Critics of Gov. Kim Reynolds said they were puzzled by the celebrity’s cameo in Iowa’s outbreak response, particularly when the state has been slow to tap some of its experts.
But the governor said Kutcher’s role gave her a partnership to bring an Iowa flavor to a slate of Utah companies. Kutcher said he was using his connections to offer a creative solution that could help his native state.
Kutcher said that he had a tech executive friend working on TestUtah and offered to arrange a meeting. Reynolds spoke with Kutcher's associate, and her aides soon connected with the office of Utah Gov. Gary Herbert.
“We were able to start that conversation and ramp it up relatively quickly,” Reynolds said.
Last week, Iowa signed a $26 million contract with Nomi Health, a Utah startup that says it's developing a “modern payment system for healthcare."
Under the contract, Nomi Health will supply 540,000 CCP virus tests to Iowa over the next six months. Its partners include Utah-based Co-Diagnostics, which recently received federal approval to sell COVID-19 testing kits, and tech firms Qualtrics and Domo.
The companies will run the TestIowa website, where residents take voluntary assessments to determine whether they qualify for testing and arrange appointments.
Kutcher, in a statement, said he is "good friends” with Qualtrics CEO Ryan Smith, whose company is providing Iowa's online assessment tool. He and Smith had discussed a technical approach to scale up rapid testing that got around the shortages in testing materials slowing them down elsewhere.
“They were already proving it in Utah and getting folks tested at a rapid rate. They had also built a very smart specimen tracking system that I felt made it easy for people to do,” Kutcher said.
Kutcher said Qualtrics' idea was in line with one recommended by a company he has invested in, Radix Labs, which isn't part of Iowa's contract. His publicist said Kutcher is not an investor in any of the companies involved in Iowa’s deal.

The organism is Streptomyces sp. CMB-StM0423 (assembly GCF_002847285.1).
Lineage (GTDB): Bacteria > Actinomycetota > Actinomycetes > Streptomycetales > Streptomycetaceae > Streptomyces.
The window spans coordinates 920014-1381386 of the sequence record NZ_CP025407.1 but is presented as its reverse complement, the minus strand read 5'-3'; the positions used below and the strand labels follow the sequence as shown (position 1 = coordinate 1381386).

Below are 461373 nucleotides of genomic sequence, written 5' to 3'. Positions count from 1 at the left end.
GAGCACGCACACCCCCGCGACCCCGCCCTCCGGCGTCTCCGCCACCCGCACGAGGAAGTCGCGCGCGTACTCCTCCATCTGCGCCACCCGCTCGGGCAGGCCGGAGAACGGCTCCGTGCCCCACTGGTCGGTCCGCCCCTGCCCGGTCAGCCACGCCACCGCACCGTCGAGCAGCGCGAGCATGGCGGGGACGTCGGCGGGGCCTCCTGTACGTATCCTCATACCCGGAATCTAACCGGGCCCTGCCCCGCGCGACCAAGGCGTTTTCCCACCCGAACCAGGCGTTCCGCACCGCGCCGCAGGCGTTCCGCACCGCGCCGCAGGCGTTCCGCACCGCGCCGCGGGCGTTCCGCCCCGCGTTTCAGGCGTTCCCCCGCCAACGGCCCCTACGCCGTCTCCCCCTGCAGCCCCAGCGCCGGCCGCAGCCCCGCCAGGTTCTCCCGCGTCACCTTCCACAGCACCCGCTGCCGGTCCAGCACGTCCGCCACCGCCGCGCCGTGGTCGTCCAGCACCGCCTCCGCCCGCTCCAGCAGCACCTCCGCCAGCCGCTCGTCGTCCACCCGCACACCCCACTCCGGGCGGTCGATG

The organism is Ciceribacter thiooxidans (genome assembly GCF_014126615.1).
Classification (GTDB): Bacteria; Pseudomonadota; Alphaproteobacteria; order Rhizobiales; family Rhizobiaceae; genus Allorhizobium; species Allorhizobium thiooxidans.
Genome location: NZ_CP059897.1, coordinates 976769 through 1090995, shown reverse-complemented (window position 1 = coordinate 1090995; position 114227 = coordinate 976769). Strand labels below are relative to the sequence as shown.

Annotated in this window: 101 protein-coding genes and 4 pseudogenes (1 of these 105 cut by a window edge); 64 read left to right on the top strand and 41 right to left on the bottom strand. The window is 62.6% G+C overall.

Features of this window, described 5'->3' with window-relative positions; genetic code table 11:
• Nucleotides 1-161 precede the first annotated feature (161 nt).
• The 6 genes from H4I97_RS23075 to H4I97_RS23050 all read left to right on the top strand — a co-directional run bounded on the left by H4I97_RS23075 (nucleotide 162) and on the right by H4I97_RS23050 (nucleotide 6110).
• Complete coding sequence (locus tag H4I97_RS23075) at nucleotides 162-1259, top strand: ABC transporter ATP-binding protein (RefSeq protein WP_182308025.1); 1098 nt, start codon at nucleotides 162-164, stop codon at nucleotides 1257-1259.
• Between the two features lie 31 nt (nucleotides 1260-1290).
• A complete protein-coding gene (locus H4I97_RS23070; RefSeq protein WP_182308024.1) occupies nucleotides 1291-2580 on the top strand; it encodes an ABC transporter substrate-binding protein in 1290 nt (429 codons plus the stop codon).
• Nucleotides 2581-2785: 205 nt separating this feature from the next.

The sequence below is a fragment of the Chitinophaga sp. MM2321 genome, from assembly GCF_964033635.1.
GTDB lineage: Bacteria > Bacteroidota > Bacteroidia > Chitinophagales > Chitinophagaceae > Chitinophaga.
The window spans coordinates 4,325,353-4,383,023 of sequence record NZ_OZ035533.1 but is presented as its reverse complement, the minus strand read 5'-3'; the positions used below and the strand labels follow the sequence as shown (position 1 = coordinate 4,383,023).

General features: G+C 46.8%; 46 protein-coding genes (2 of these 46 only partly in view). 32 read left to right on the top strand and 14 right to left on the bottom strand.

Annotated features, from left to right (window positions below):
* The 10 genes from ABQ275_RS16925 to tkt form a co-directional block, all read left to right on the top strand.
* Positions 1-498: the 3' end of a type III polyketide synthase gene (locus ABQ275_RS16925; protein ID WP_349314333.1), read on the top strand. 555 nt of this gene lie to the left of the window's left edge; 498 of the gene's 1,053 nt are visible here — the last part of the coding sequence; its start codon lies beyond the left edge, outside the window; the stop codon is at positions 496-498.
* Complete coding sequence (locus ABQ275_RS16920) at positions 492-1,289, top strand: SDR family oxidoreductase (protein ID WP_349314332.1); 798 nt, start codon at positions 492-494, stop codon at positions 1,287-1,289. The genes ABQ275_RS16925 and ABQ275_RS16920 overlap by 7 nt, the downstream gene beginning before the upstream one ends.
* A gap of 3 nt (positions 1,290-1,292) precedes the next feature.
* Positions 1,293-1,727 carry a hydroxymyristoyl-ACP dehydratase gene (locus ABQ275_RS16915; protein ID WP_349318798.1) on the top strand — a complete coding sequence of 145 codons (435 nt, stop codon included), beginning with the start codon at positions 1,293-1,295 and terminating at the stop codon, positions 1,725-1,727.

Kutcher said he had been talking to Reynolds, one of the few governors who hasn't issued a statewide stay-at-home order, about tightening social distancing rules because he saw data showing the CCP virus was spreading fast.
He said the governor “jumped at the chance and moved fast to implement” his testing pitch.
Reynolds launched a #TestIowaChallenge campaign on Twitter urging residents to complete the assessments, which ask for personal health and contact information. The governor challenged Kutcher to take part and he recorded a promotional video to support the campaign. More than 80,000 people completed assessments in the first 24 hours.
The contract requires the companies to safeguard the confidential assessment data and either return or destroy it when the program is over.
The program aims to triple Iowa's testing capacity by adding 3,000 tests per day, which will be conducted at mobile sites around the state. The first testing begins Saturday in Des Moines.
Reynolds revealed Kutcher's role when asked why she didn’t consider Iowa-based institutions or companies for the contract. The governor said the deal “has an Iowa touch."
Kutcher grew up in Cedar Rapids, graduated from high school in Tiffin, and became a model while attending the University of Iowa. He hit it big on “That ‘70s Show" before starring in movies.
Critics questioned why the governor took input from Kutcher but doesn't appear to have consulted top Iowa experts on the contract.
“Mr. Kutcher seems like a great guy but not sure what public health expertise he brings for advising our pandemic response,” said Democratic Sen. Joe Bolkcom, who has faulted the governor for failing to protect workers during the pandemic. “But if he’s available, maybe he can go inspect the meatpacking plants."